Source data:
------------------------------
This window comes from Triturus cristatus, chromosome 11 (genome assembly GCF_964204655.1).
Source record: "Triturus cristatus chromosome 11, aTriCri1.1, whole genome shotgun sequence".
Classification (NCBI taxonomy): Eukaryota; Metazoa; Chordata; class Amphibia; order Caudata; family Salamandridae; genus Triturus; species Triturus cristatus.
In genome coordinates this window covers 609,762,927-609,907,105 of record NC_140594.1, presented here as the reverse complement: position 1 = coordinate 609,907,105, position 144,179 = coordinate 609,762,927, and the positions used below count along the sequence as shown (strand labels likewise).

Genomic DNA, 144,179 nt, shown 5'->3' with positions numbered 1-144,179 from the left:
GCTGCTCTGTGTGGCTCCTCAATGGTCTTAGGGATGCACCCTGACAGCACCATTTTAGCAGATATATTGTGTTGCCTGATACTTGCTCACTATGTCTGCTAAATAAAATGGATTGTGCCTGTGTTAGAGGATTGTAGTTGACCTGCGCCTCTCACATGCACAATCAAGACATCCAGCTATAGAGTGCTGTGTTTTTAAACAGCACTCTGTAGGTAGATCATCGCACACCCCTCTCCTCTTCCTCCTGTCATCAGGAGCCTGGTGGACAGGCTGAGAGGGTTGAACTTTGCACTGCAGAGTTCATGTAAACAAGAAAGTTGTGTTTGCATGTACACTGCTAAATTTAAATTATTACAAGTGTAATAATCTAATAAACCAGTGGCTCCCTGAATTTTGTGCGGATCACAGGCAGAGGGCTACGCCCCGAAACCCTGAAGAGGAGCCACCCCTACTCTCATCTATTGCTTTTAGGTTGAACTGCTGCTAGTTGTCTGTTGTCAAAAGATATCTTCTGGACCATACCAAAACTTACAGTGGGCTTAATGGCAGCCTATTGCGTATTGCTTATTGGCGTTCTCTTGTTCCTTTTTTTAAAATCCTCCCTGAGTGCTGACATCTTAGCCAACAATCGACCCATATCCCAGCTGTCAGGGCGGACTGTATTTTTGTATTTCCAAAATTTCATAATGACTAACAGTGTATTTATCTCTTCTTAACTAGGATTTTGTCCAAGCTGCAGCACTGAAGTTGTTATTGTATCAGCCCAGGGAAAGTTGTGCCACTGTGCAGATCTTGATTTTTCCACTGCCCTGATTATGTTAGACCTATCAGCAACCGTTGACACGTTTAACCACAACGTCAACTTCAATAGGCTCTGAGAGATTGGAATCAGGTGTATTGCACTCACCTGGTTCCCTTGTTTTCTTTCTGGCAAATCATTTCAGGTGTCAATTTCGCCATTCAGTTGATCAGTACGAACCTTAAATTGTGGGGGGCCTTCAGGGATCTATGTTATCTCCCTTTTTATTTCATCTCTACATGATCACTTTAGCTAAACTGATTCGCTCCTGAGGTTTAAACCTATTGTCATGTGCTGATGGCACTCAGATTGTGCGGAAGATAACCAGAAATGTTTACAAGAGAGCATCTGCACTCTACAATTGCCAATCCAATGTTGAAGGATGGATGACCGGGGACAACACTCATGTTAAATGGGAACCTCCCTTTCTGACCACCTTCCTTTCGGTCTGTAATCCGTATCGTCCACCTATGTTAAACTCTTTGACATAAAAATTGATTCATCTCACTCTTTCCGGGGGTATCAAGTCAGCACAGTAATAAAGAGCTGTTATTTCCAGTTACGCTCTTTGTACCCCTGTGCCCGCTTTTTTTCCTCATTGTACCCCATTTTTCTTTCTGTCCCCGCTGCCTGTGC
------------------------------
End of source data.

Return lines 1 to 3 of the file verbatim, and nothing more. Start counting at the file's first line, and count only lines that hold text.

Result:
This window comes from Triturus cristatus, chromosome 11 (genome assembly GCF_964204655.1).
Source record: "Triturus cristatus chromosome 11, aTriCri1.1, whole genome shotgun sequence".
Classification (NCBI taxonomy): Eukaryota; Metazoa; Chordata; class Amphibia; order Caudata; family Salamandridae; genus Triturus; species Triturus cristatus.